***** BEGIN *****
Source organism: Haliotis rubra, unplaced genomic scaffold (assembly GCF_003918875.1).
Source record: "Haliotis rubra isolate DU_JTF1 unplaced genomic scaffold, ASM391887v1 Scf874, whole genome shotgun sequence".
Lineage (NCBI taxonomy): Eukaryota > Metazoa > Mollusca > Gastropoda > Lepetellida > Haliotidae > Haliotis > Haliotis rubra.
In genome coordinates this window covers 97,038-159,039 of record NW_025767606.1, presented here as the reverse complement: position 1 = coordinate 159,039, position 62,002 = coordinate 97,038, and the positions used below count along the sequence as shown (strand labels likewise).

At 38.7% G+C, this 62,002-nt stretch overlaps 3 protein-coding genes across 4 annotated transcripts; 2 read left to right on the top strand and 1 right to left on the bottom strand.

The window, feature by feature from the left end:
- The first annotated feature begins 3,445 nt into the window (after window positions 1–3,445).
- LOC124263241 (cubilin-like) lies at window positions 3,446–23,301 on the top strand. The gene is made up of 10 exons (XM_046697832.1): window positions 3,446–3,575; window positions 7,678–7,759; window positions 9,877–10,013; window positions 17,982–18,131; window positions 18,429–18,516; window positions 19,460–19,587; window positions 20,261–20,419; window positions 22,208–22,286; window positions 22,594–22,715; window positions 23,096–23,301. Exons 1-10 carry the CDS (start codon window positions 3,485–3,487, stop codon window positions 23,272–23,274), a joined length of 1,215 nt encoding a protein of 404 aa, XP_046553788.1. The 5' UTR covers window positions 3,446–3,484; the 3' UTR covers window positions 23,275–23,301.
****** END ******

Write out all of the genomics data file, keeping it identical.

Source organism: Haliotis rubra, unplaced genomic scaffold (assembly GCF_003918875.1).
Source record: "Haliotis rubra isolate DU_JTF1 unplaced genomic scaffold, ASM391887v1 Scf874, whole genome shotgun sequence".
Lineage (NCBI taxonomy): Eukaryota > Metazoa > Mollusca > Gastropoda > Lepetellida > Haliotidae > Haliotis > Haliotis rubra.
In genome coordinates this window covers 97,038-159,039 of record NW_025767606.1, presented here as the reverse complement: position 1 = coordinate 159,039, position 62,002 = coordinate 97,038, and the positions used below count along the sequence as shown (strand labels likewise).

At 38.7% G+C, this 62,002-nt stretch overlaps 3 protein-coding genes across 4 annotated transcripts; 2 read left to right on the top strand and 1 right to left on the bottom strand.

The window, feature by feature from the left end:
- The first annotated feature begins 3,445 nt into the window (after window positions 1–3,445).
- LOC124263241 (cubilin-like) lies at window positions 3,446–23,301 on the top strand. The gene is made up of 10 exons (XM_046697832.1): window positions 3,446–3,575; window positions 7,678–7,759; window positions 9,877–10,013; window positions 17,982–18,131; window positions 18,429–18,516; window positions 19,460–19,587; window positions 20,261–20,419; window positions 22,208–22,286; window positions 22,594–22,715; window positions 23,096–23,301. Exons 1-10 carry the CDS (start codon window positions 3,485–3,487, stop codon window positions 23,272–23,274), a joined length of 1,215 nt encoding a protein of 404 aa, XP_046553788.1. The 5' UTR covers window positions 3,446–3,484; the 3' UTR covers window positions 23,275–23,301.